The Myasthenia Gravis Rare Disease Network (MGNet) has awarded the 2020 MGNet Pilot Award to Carolina Barnett-Tapia, MD, PhD, Assistant Professor, Department of Medicine (Neurology) and Institute of Health Policy, Management and Evaluation, University of Toronto. Dr. Barnett-Tapia specializes in patient-centered outcomes in neuromuscular disorders, researching patients’ perspectives on their symptoms and treatments.
With the creation of the Consortium of Eosinophilic Gastrointestinal Disease Researchers (CEGIR, U54 AI117804) in 2014, patient advocacy groups (PAGs) were formally incorporated into the unified infrastructure to facilitate research on EGIDs. A notable champion in this process has been the Campaign Urging Research for Eosinophilic Disease (CURED), a PAG that has earned a name in the EGID community for their generosity in helping others. As a partner of CEGIR since its creation, CURED has contributed in many ways, serving on committees, helping to recruit patients, practicing and teaching advocacy, and financially supporting CEGIR in its missions including its Pilot Programs and Career Enhancement (Training) activities. CURED's generosity is not only to help others but to fund CEGIR with $25,000 per year; these funds are used for a number of CEGIR research activities at the discretion of CEGIR. These activities may include partial funding for the Career Enhancement Core (Training Program) and Research Pilot Studies.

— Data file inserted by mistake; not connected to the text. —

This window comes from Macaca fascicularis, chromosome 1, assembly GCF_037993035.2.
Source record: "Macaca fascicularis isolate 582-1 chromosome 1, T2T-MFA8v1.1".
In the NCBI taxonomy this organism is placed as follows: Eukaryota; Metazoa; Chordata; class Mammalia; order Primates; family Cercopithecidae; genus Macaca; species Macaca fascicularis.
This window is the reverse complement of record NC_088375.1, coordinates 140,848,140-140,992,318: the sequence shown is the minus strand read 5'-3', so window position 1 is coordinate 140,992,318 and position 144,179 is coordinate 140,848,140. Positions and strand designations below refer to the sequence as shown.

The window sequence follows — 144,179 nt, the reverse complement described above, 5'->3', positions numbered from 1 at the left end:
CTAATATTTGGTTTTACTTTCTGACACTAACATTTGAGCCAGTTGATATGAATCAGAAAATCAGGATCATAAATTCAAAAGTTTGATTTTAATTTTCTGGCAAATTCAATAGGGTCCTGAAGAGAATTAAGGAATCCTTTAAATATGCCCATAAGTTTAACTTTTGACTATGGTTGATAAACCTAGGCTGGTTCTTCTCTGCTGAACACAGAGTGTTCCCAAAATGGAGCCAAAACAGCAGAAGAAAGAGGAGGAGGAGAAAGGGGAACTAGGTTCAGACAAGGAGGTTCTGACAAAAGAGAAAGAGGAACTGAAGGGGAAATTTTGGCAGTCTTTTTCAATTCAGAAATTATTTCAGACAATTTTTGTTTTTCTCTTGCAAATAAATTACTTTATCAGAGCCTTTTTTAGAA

The Myasthenia Gravis Rare Disease Network (MGNet) has awarded the 2020 MGNet Scholar Award to Amanda Guidon, MD, a neuromuscular neurologist at the Massachusetts General Hospital and an Assistant Professor of Neurology at Harvard Medical School.
In patients with cavernous angioma (CA), lesions in the brain are caused by imbalances in the gut microbiome, according to a new study in the journal Nature Communications. Data from the Brain Vascular Malformation Consortium (BVMC) helped researchers make this connection, the first of its kind in any human neurovascular disease.
APFED and CEGIR have awarded a 2020 co-funded pilot grant to Paneez Khoury, MD, MHSc, of the @National Institute of Allergy and Infectious Disease’s Human Eosinophil Section, for a promising research study that will provide the first examination of gastric motility in patients with eosinophilic gastritis (EG).
Dr. Khoury’s project will examine if allergy mediated inflammation causes fibrostenotic changes in the stomach tissue to contribute to commonly experienced EG symptoms, such as bloating and early satiety, and if it causes a slower emptying of stomach contents into the small intestine. This important work will influence the selection of drugs that will be studied in future EG clinical trials. Learn more…
Seven patients now have a name for their specific congenital disorder of glycosylation (CDG)—a new type called GALNT2-CDG. Researchers from Frontiers in Congenital Disorders of Glycosylation (FCDGC) describe the new disorder, caused by mutations in the GALNT2 gene, in the journal Brain.
Rare disease patients or their caregivers are invited to complete a 20-minute online survey from home about the ways the novel coronavirus pandemic is impacting people with rare diseases and their families.